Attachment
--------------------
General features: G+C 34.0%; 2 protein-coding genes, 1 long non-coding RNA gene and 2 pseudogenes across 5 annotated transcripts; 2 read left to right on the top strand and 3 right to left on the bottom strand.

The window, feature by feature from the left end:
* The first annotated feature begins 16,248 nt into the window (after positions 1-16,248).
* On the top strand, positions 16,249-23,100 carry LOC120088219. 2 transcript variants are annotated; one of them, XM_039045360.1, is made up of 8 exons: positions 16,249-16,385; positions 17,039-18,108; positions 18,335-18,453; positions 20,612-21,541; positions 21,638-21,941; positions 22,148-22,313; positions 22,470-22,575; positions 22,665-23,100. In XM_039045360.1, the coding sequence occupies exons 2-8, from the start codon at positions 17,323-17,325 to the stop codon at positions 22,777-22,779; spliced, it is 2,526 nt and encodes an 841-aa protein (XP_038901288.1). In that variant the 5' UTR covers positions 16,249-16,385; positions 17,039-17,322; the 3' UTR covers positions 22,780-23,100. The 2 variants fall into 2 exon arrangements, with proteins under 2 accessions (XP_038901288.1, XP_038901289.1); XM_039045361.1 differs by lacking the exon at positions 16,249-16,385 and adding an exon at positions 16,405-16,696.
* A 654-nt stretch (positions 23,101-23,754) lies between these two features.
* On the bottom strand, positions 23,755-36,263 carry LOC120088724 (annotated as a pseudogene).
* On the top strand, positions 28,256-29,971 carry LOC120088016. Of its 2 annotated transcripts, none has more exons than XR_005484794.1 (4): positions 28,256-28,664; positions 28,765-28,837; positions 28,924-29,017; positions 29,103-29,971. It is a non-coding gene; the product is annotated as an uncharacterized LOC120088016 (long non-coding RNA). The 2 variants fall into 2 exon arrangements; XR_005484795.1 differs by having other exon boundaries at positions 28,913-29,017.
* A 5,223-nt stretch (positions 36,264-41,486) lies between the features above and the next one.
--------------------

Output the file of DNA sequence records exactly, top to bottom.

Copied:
General features: G+C 34.0%; 2 protein-coding genes, 1 long non-coding RNA gene and 2 pseudogenes across 5 annotated transcripts; 2 read left to right on the top strand and 3 right to left on the bottom strand.

The window, feature by feature from the left end:
* The first annotated feature begins 16,248 nt into the window (after positions 1-16,248).
* On the top strand, positions 16,249-23,100 carry LOC120088219. 2 transcript variants are annotated; one of them, XM_039045360.1, is made up of 8 exons: positions 16,249-16,385; positions 17,039-18,108; positions 18,335-18,453; positions 20,612-21,541; positions 21,638-21,941; positions 22,148-22,313; positions 22,470-22,575; positions 22,665-23,100. In XM_039045360.1, the coding sequence occupies exons 2-8, from the start codon at positions 17,323-17,325 to the stop codon at positions 22,777-22,779; spliced, it is 2,526 nt and encodes an 841-aa protein (XP_038901288.1). In that variant the 5' UTR covers positions 16,249-16,385; positions 17,039-17,322; the 3' UTR covers positions 22,780-23,100. The 2 variants fall into 2 exon arrangements, with proteins under 2 accessions (XP_038901288.1, XP_038901289.1); XM_039045361.1 differs by lacking the exon at positions 16,249-16,385 and adding an exon at positions 16,405-16,696.
* A 654-nt stretch (positions 23,101-23,754) lies between these two features.
* On the bottom strand, positions 23,755-36,263 carry LOC120088724 (annotated as a pseudogene).
* On the top strand, positions 28,256-29,971 carry LOC120088016. Of its 2 annotated transcripts, none has more exons than XR_005484794.1 (4): positions 28,256-28,664; positions 28,765-28,837; positions 28,924-29,017; positions 29,103-29,971. It is a non-coding gene; the product is annotated as an uncharacterized LOC120088016 (long non-coding RNA). The 2 variants fall into 2 exon arrangements; XR_005484795.1 differs by having other exon boundaries at positions 28,913-29,017.
* A 5,223-nt stretch (positions 36,264-41,486) lies between the features above and the next one.